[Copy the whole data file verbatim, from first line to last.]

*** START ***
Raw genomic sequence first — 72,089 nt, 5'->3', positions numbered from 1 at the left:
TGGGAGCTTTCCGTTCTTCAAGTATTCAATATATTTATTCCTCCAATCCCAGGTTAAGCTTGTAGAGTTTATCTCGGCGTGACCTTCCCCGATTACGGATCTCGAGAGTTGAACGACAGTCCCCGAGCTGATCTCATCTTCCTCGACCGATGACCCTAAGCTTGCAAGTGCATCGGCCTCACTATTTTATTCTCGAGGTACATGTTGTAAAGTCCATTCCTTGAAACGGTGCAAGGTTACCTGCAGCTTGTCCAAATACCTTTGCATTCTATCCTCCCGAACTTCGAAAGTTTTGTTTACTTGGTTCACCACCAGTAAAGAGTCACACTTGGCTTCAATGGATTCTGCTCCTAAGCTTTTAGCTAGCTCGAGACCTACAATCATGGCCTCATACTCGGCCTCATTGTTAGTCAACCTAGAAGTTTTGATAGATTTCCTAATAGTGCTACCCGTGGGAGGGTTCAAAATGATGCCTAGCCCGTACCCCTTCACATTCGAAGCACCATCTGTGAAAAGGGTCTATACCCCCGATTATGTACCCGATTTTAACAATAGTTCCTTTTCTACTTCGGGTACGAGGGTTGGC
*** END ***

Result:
Raw genomic sequence first — 72,089 nt, 5'->3', positions numbered from 1 at the left:
TGGGAGCTTTCCGTTCTTCAAGTATTCAATATATTTATTCCTCCAATCCCAGGTTAAGCTTGTAGAGTTTATCTCGGCGTGACCTTCCCCGATTACGGATCTCGAGAGTTGAACGACAGTCCCCGAGCTGATCTCATCTTCCTCGACCGATGACCCTAAGCTTGCAAGTGCATCGGCCTCACTATTTTATTCTCGAGGTACATGTTGTAAAGTCCATTCCTTGAAACGGTGCAAGGTTACCTGCAGCTTGTCCAAATACCTTTGCATTCTATCCTCCCGAACTTCGAAAGTTTTGTTTACTTGGTTCACCACCAGTAAAGAGTCACACTTGGCTTCAATGGATTCTGCTCCTAAGCTTTTAGCTAGCTCGAGACCTACAATCATGGCCTCATACTCGGCCTCATTGTTAGTCAACCTAGAAGTTTTGATAGATTTCCTAATAGTGCTACCCGTGGGAGGGTTCAAAATGATGCCTAGCCCGTACCCCTTCACATTCGAAGCACCATCTGTGAAAAGGGTCTATACCCCCGATTATGTACCCGATTTTAACAATAGTTCCTTTTCTACTTCGGGTACGAGGGTTGGC